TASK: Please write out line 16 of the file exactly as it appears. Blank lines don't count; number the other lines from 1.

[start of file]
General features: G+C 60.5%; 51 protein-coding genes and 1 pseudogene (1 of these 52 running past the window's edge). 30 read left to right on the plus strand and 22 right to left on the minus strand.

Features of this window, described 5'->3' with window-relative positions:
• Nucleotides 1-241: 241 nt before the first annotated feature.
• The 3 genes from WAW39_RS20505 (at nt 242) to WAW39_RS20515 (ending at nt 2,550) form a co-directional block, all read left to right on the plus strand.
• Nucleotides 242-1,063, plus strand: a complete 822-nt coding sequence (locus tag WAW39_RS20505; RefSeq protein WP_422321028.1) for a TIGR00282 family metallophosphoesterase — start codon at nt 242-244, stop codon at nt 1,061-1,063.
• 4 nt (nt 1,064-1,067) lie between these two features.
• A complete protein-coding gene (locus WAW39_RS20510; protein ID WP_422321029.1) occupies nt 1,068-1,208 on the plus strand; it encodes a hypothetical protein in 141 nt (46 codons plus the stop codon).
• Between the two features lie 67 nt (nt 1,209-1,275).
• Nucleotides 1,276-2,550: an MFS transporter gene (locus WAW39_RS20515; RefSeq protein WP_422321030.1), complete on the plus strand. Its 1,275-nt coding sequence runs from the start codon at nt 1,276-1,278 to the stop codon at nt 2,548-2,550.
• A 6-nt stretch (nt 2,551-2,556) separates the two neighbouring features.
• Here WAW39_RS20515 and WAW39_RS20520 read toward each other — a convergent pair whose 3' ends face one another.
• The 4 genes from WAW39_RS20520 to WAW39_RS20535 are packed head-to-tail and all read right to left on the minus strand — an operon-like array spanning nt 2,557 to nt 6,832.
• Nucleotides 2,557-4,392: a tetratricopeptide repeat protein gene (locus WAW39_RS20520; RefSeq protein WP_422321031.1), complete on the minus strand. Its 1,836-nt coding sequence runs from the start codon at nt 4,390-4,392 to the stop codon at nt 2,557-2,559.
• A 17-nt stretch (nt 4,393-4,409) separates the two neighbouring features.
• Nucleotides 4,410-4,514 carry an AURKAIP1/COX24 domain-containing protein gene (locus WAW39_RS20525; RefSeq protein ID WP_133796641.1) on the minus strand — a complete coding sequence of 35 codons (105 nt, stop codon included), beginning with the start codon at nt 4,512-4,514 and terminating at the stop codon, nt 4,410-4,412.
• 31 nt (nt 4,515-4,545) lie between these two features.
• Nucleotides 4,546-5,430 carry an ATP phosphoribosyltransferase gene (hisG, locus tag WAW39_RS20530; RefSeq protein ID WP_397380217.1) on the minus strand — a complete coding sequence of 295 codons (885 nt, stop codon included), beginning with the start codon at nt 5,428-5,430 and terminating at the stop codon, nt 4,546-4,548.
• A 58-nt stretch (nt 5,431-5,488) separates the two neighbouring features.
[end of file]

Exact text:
• 31 nt (nt 4,515-4,545) lie between these two features.